60 Gianturco, "L'Individualisme et le socialisme dans le droit con-tractuel"; Salvioli, "LesDefauts sociaux du Code civil"; Polacco, "Fonc-tions sociales de la legislation civile moderne"; "Posada, "Le Droit et la question sociale," in "Revue Internationale de Sociologie," vol. vi, pp. 225-250. [Posada is a Spanish jurist.] and pt. iii; D'Aguanno, "La Reforme integrate de la 16gislation civile," especially chaps, ii, iv; "Genese et evolution du droit civil" (Spanish ed.), chaps, iv, viii, xii, xvi, xx; Cogliolo, "La theorie de l'evolution darwiniste dans le droit prive."
61 Upon this School and its reforms, cf. Cimbali, "L'Etude du droit civil dans les Etats modernes" (1881), especially pt. i, chaps, ii, iii, iv.
3. A last school would base future legislation upon the one principle of solidarity, which is to dominate private law, because it is the foundation of the whole social organism. The idea is now old. It was clearly formulated by the socialists and philosophers of the first half of the 1800s, especially by Fourier and his school, who regarded solidarity as a "law of nature." The principle has spread far and wide to-day, thanks to our progress in moral ideas, which tend to make the general prevail over the personal consideration. But while we are more and more agreed that the law should be imbued with the idea of solidarity, this idea remains as yet vague, and no one has yet clearly shown in what sense it is to guide the lawmaker. Some demand reform without claiming affiliation with any school.62 Many limit their demands to the fusion of the civil and commercial codes, on the ground that the privilege of a special law for merchants should be abolished. They cite as precedent of such fusion the Swiss uniform Code of Obligations, which governs all classes of persons without distinction of any sort.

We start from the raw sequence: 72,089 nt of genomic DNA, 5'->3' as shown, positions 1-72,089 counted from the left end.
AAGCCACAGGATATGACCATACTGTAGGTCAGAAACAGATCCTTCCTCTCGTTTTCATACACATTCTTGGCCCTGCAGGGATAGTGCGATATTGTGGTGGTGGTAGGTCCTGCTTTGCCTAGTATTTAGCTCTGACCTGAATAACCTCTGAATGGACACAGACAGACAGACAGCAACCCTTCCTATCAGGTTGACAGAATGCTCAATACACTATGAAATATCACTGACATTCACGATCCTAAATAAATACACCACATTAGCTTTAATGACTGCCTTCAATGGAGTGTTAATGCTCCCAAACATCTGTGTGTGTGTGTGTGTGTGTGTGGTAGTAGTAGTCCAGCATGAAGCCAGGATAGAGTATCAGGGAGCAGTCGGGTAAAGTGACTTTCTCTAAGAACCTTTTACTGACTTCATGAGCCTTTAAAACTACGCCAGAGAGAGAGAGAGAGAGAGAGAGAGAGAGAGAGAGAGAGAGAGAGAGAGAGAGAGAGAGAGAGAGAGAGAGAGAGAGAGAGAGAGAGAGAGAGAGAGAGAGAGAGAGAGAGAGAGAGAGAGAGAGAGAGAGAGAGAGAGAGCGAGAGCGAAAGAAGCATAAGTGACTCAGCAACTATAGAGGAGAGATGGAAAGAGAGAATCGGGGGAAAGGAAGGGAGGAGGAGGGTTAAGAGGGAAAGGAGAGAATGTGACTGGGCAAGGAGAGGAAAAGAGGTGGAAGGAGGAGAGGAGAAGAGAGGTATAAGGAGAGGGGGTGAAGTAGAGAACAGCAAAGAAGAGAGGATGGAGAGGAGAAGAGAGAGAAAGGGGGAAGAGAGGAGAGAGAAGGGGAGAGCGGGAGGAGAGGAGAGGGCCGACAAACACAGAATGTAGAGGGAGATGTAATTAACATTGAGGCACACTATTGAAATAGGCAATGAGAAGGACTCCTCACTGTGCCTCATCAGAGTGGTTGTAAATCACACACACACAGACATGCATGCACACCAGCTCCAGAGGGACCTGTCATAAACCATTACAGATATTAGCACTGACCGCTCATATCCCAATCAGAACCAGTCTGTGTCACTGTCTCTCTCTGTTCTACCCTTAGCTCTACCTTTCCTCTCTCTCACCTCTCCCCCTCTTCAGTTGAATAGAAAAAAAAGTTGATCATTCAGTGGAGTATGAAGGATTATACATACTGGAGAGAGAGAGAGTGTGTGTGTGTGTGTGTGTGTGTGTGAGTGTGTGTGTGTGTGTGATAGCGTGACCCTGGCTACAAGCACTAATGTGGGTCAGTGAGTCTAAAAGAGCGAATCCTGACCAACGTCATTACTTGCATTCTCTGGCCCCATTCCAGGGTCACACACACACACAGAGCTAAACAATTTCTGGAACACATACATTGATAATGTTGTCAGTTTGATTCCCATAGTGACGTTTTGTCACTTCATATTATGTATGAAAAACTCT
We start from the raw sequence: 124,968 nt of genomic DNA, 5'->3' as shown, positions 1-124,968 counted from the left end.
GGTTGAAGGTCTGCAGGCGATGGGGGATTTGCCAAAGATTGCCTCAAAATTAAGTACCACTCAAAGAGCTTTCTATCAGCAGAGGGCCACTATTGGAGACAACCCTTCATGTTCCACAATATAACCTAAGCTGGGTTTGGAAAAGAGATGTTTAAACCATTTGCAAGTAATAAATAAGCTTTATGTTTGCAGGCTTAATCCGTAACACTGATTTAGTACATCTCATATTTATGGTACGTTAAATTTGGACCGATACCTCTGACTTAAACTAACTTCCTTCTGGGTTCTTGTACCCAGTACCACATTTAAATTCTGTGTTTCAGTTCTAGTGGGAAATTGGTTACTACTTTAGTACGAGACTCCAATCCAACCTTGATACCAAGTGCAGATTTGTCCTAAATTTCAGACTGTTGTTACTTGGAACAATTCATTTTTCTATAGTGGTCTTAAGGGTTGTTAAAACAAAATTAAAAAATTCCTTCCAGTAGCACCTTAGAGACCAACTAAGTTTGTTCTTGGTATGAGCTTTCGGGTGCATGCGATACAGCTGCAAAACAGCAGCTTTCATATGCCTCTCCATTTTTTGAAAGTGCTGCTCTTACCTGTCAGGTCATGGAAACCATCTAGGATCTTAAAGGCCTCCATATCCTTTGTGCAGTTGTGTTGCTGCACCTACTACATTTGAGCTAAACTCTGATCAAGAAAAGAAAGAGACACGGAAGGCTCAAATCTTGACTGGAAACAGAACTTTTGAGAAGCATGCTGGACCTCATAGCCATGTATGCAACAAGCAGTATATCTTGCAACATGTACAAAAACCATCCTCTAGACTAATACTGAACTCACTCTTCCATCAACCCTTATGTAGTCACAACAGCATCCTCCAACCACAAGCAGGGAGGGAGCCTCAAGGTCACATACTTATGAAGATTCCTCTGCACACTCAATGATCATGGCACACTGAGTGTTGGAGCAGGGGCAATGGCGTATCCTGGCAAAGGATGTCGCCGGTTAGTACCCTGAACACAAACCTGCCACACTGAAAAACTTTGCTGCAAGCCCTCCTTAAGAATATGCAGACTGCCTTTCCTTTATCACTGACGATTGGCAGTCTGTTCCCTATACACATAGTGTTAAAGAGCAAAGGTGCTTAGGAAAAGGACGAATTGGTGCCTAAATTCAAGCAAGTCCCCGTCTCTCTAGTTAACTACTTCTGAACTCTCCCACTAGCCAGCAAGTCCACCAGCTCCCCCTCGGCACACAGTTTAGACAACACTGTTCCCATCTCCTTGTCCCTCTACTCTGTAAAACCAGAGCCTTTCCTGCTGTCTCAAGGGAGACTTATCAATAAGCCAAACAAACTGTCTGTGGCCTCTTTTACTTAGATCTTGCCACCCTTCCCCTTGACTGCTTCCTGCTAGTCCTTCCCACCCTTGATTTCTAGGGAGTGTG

1:Reforms Introduced by the German Civil Code. Turning now from theoretic proposals to realities, let us examine the governing ideas that have entered into modern codes, especially into the German Civil Code.
In the Second Congress of Criminal Anthropology, the following subject was proposed (question xii): "Anthropology in its application to legislation and to questions of civil law." Fioretti, reporting upon the question, expressly admitted that the application of anthropology to civil law was almost impossible; cf. "Actes du deuxieme Congres international d'anthropologie criminelle" (Lyon, 1890).
62 Batbie, a series of articles under title "Revision du code Napoleon," contributed to "Revue critique de legislation et de jurisprudence," vol. xxviii, pp. 125-162, 308-364; vol. xxix, pp. 116-167; and vol. xxx, pp. 50-64, 128-148, 213-231, 322-346, and 402-436.